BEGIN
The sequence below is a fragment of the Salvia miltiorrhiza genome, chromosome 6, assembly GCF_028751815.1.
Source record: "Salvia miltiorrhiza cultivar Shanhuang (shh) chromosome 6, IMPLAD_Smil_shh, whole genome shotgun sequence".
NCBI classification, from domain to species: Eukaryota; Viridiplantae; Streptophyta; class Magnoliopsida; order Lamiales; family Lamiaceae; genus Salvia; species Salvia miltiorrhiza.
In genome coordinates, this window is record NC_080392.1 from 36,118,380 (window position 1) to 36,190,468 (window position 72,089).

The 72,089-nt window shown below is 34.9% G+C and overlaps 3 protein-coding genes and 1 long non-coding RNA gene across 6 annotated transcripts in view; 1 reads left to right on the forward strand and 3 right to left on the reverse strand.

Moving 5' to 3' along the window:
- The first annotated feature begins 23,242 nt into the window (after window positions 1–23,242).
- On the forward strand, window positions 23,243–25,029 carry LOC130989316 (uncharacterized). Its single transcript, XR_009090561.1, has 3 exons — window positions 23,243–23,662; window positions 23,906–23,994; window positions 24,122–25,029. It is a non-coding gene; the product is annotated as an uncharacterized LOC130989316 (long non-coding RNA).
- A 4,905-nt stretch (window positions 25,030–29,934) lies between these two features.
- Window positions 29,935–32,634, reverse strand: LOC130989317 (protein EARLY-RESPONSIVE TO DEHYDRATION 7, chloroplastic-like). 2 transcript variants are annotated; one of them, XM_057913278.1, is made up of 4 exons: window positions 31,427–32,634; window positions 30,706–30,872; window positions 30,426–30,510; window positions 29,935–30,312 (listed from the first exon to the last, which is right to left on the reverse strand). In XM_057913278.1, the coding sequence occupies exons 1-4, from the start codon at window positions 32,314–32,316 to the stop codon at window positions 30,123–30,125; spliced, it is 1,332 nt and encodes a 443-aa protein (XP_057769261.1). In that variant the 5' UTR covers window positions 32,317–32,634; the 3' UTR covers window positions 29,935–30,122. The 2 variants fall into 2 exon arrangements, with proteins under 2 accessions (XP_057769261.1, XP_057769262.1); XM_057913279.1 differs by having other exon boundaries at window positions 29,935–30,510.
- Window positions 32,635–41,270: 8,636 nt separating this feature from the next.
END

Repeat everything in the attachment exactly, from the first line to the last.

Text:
The sequence below is a fragment of the Salvia miltiorrhiza genome, chromosome 6, assembly GCF_028751815.1.
Source record: "Salvia miltiorrhiza cultivar Shanhuang (shh) chromosome 6, IMPLAD_Smil_shh, whole genome shotgun sequence".
NCBI classification, from domain to species: Eukaryota; Viridiplantae; Streptophyta; class Magnoliopsida; order Lamiales; family Lamiaceae; genus Salvia; species Salvia miltiorrhiza.
In genome coordinates, this window is record NC_080392.1 from 36,118,380 (window position 1) to 36,190,468 (window position 72,089).

The 72,089-nt window shown below is 34.9% G+C and overlaps 3 protein-coding genes and 1 long non-coding RNA gene across 6 annotated transcripts in view; 1 reads left to right on the forward strand and 3 right to left on the reverse strand.

Moving 5' to 3' along the window:
- The first annotated feature begins 23,242 nt into the window (after window positions 1–23,242).
- On the forward strand, window positions 23,243–25,029 carry LOC130989316 (uncharacterized). Its single transcript, XR_009090561.1, has 3 exons — window positions 23,243–23,662; window positions 23,906–23,994; window positions 24,122–25,029. It is a non-coding gene; the product is annotated as an uncharacterized LOC130989316 (long non-coding RNA).
- A 4,905-nt stretch (window positions 25,030–29,934) lies between these two features.
- Window positions 29,935–32,634, reverse strand: LOC130989317 (protein EARLY-RESPONSIVE TO DEHYDRATION 7, chloroplastic-like). 2 transcript variants are annotated; one of them, XM_057913278.1, is made up of 4 exons: window positions 31,427–32,634; window positions 30,706–30,872; window positions 30,426–30,510; window positions 29,935–30,312 (listed from the first exon to the last, which is right to left on the reverse strand). In XM_057913278.1, the coding sequence occupies exons 1-4, from the start codon at window positions 32,314–32,316 to the stop codon at window positions 30,123–30,125; spliced, it is 1,332 nt and encodes a 443-aa protein (XP_057769261.1). In that variant the 5' UTR covers window positions 32,317–32,634; the 3' UTR covers window positions 29,935–30,122. The 2 variants fall into 2 exon arrangements, with proteins under 2 accessions (XP_057769261.1, XP_057769262.1); XM_057913279.1 differs by having other exon boundaries at window positions 29,935–30,510.
- Window positions 32,635–41,270: 8,636 nt separating this feature from the next.